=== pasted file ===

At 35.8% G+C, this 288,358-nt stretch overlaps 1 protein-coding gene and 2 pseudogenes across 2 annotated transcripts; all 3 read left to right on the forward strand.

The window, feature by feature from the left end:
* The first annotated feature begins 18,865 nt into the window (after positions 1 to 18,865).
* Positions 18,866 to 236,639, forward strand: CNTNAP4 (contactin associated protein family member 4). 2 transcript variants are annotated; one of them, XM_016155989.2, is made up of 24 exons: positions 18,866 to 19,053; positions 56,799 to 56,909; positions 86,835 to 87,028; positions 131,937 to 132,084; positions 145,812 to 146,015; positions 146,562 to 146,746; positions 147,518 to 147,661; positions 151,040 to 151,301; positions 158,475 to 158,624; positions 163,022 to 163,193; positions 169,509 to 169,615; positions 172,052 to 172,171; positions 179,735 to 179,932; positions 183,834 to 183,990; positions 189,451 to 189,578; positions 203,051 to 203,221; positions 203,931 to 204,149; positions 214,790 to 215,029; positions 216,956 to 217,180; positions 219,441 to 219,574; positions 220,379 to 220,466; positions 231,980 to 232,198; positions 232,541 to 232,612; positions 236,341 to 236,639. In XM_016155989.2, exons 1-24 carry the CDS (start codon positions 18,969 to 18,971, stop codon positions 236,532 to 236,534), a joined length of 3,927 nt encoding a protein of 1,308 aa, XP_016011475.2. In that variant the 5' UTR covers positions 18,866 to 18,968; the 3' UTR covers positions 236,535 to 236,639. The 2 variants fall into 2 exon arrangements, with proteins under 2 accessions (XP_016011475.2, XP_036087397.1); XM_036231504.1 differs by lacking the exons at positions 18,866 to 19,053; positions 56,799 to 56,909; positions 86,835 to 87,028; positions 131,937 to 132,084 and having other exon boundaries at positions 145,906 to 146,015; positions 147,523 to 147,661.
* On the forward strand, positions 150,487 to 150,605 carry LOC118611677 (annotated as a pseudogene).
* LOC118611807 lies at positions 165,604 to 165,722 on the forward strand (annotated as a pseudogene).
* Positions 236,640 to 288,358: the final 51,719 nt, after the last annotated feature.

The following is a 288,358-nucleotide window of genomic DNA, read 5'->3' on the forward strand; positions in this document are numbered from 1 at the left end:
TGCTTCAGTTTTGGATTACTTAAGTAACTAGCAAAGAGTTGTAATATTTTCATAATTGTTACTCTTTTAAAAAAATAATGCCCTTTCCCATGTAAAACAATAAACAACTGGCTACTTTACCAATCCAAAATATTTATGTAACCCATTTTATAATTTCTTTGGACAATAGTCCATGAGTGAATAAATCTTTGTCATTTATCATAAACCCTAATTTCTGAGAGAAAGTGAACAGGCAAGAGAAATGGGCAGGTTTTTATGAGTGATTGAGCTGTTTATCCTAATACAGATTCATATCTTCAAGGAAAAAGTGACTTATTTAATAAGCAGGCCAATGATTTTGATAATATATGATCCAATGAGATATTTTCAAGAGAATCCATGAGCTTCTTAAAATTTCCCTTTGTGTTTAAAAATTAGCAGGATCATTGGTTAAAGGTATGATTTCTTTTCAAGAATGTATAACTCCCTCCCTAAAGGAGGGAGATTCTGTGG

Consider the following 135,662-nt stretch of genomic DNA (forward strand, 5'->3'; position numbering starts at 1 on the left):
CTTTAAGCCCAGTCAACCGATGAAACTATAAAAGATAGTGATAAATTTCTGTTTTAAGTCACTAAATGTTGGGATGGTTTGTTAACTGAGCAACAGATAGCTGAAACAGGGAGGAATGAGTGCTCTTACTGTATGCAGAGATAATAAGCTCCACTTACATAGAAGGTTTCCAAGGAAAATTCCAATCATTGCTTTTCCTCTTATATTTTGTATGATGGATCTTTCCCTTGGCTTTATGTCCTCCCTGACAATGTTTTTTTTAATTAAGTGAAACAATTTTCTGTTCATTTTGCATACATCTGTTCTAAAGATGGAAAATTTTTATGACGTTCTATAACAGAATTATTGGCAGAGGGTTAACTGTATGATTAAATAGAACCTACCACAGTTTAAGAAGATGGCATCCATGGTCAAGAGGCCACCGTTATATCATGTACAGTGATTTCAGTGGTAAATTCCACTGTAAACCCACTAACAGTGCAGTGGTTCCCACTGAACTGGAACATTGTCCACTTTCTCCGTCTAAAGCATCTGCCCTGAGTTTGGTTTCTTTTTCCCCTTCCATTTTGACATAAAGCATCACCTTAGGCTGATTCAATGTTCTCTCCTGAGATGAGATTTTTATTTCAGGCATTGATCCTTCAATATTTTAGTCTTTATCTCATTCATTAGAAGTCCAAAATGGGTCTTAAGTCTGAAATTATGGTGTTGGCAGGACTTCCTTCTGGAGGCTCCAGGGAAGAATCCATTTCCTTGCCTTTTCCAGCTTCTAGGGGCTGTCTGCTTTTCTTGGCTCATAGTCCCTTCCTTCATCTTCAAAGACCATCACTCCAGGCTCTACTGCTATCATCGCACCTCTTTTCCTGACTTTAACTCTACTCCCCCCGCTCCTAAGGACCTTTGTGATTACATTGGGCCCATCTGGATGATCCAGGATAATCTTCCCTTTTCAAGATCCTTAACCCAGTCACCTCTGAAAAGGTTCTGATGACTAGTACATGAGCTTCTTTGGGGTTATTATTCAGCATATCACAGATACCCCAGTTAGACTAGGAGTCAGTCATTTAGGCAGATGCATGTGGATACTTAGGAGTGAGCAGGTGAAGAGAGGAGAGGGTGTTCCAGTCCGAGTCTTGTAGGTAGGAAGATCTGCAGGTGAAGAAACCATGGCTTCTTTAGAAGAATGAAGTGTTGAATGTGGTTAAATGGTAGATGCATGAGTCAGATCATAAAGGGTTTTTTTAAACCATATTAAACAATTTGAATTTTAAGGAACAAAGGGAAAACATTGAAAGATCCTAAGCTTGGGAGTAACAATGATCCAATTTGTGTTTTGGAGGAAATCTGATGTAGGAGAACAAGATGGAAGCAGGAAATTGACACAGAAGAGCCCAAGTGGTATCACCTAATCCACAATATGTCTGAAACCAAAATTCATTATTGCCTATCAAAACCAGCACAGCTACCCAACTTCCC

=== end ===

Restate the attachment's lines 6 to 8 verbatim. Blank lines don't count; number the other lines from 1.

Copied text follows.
* LOC118611807 lies at positions 165,604 to 165,722 on the forward strand (annotated as a pseudogene).
* Positions 236,640 to 288,358: the final 51,719 nt, after the last annotated feature.

The following is a 288,358-nucleotide window of genomic DNA, read 5'->3' on the forward strand; positions in this document are numbered from 1 at the left end: